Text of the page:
How is driving your car around on empty harmfull to it?

Like an idiot, for the last year or so I have been driving my car around on empty or near empty. I heard this is bad. What effects does this have on the car and what type of repairs or maintinence should I have done? (My first guess is a new fuel filter)

Only harmful if the car’s gas tank has accumulated water or sludge in it. If you haven’t noticed the engine “missing” you’ve done no harm at all. If the engine has been doing a lot of missing and sputtering, get the gas tank drained, install a new fuel filter and then continue to run near empty with confidence.

Also, many fuel pumps use the fuel as the lubricant. If you run out of gan and then grind it trying to restart it, you can kill the pump.

The gas not only lubricates, but helps to cool the pump. A fuller gas tank is a larger body of fluid, and a bigger heat sink.

Agreed, from the standpoint of physics, but is a bigger heat sink necessary? Won’t 1/8 or 1/10 of a tank provide sufficient cooling? The manufacturers seem to think so, as I’ve never seen a caution about running around with a low gas level.

I would consider anything below 1/8 to be running the tank low. In the winter, of course, I won’t let it get below 3/4, if I can help it, but that’s because of the slush and sludge. Or perhaps just because my dad told me not to.

In the spring and fall, mostly, air is expelled from the tank as it warms, and drawn into the tank as it cools. If the air being drawn in is high in humidity, water will be condensed out of it as it cools as well. The higher the volume of gasoline in the tank, the smaller the volume of air is, and the less water is there to be precipitated. In the winter, the air is dry, and in the summer it doesn’t get all that cool at night.

A well designed tank will have a deep enough sump below the intake to avoid engine damage in any but extreme cases.


Wow, do you have to top off every day, then?

I always fill up when I get near a 1/4 tank. For the sole reason that I don’t want to run out of gas.

Anything less than an 1/8 of a tank is asking for trouble. You never know what and when you might need your car for someting important. And the last thing you’re going to want to do is fill up.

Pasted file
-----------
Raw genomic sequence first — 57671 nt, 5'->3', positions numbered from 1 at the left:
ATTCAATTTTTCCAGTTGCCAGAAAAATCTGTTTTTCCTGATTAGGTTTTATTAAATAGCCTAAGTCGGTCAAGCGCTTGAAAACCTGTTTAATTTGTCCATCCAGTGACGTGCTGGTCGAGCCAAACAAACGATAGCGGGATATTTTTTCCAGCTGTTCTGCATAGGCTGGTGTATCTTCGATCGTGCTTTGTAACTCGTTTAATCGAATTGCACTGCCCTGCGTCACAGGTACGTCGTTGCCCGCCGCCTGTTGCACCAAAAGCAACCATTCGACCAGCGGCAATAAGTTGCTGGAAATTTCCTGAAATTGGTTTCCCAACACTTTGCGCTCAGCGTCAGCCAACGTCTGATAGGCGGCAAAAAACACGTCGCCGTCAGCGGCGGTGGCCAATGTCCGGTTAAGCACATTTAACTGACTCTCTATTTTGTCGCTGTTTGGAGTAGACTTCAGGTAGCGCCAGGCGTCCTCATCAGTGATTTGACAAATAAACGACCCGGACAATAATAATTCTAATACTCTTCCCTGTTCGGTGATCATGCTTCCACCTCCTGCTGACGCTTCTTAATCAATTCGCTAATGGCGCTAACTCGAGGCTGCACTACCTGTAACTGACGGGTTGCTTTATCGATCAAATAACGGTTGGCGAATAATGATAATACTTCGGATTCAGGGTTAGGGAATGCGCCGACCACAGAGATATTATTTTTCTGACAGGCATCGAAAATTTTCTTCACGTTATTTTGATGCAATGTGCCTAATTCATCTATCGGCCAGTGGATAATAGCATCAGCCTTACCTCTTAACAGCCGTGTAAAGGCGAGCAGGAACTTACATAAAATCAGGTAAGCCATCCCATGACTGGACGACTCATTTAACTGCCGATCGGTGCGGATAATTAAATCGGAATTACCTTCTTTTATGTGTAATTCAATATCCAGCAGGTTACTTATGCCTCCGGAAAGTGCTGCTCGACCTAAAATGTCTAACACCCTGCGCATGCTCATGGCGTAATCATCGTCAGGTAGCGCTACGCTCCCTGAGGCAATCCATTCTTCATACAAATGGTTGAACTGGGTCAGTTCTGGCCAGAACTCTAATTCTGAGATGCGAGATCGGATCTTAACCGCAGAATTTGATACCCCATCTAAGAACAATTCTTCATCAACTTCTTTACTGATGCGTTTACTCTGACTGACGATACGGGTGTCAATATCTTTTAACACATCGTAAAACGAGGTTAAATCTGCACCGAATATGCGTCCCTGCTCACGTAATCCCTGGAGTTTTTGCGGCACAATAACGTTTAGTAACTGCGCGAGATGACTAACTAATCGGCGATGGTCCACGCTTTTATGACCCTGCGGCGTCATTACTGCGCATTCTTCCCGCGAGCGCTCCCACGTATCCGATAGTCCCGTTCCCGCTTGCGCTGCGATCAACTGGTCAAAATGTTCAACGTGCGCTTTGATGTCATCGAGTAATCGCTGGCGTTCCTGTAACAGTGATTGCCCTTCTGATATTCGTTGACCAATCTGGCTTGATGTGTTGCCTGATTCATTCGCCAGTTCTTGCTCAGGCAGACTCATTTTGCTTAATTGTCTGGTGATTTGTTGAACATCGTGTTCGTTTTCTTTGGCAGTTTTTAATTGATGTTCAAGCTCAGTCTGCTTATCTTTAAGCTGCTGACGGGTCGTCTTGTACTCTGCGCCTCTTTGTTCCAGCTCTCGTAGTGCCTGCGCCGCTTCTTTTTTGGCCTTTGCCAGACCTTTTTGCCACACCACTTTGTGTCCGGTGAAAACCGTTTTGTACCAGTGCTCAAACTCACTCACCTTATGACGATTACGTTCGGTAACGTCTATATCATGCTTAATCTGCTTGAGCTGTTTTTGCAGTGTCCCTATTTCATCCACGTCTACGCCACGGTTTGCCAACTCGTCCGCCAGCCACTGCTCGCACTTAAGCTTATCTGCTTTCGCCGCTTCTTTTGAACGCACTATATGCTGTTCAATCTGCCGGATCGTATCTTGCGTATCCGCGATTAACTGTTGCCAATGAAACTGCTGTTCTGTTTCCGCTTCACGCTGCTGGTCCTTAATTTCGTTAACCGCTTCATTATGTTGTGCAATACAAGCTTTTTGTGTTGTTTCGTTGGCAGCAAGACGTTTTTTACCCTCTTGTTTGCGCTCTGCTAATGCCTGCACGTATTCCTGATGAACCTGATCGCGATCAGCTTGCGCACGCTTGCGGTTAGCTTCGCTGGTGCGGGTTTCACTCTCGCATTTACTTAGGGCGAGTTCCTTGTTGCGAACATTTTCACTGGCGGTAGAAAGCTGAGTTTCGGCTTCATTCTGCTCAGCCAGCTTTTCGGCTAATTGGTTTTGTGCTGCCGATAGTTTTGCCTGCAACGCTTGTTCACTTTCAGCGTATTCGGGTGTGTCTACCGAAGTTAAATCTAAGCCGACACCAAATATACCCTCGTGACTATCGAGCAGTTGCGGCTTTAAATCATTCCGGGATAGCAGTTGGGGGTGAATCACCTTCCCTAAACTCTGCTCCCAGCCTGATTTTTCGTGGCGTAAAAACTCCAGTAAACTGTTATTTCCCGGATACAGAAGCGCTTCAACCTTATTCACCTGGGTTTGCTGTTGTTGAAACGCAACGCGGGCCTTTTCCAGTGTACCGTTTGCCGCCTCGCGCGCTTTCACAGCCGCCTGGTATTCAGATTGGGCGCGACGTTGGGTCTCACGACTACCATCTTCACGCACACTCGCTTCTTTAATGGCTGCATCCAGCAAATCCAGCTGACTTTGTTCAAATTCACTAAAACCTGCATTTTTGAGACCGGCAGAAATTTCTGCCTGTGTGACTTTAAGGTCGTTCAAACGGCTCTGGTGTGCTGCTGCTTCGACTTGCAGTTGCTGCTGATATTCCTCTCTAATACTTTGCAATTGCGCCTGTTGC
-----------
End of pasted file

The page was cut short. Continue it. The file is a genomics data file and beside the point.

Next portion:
YMMV :smiley:

I fill up every week, but that still usually means only half a tank gone. But then, I only drive eight miles a day, most days.


I don’t understand how accumulated sludge or water is mitigated by a fuller tank. Water and sludge sink to the bottom of the tank, so if you pour more fuel on top, it’s still near the fuel intake. I don’t get it.

I think whoever told you driving near empty is bad for your car is full of crap. If it were bad for your car, the makers would either tell you this, or make the unusable portion of the fuel tank bigger.

Now, running the engine all the way out of gas is bad for it and the fuel pump, as has been mentioned. But running near empty, no way is that a problem.

First off I don’t recall ever seeing a gas tank where the pick up wasn’t at the lowest point, so the comment about a well at the bottom of the tank is well wrong. (I’m talking modern cars here; there may well have been a sump on some antique cars when the fuel supply quality was iffy at best)
As far as cooling the pump goes, yes the pump is fuel cooled. But the thought of destroying the pump due to overheating due to a low level in the tank is wrong. The cool fuel is drawn through the pump, picks up some heat from the pump, and then goes to the engine where it is burned. Fresh cool fuel is then drawn into the pump. Lather rinse and repeat. As long as there is any fuel flowing there is adequate fuel to cool the pump. If there is no fuel flowing, the pump stops as the engine is not running.
As far as the humidity claim goes, all I can say is that in over 35 years in the automotive business I have never heard of this from any authoritative source, never seen this in any training material, nor have I heard of it as a war story from another technician. So I am going to need a pretty good cite for this one.
[Hijack] What is the difference between a fairy tale, and a war story? The fairy tale starts Once upon a time, the war story starts Now this is no bullshit.[/hijack]
There is one big problem with the humidity theory; the gas tank on modern cars is not vented to the outside air directly. Any air in or out of the tank has to pass through the charcoal canister(s) on its trip from the outside to the inside of the tank. Maybe wouldn’t stop the water, but would sure as hell slow it down some.

Also don’t forget that a minor amount of water will not hurt an engine.

So why should you not drive your car way low on fuel? Cause you might run out silly. A gas gauge is not a precision instrument. It is at best an educated guess. E does not stand for enough.
Oh and if you do run out, don’t realize it, and then have your car towed to the shop, be prepared to feel like a dolt when this is pointed out to you.

The '85 truck which I owned had dual 20 gallon fuel tanks, and I’d regularly run the front tank empty-soft foot-speed loss-flip tank transfer switch-resume driving. The fuel filter was replaced annually. No other problem noted.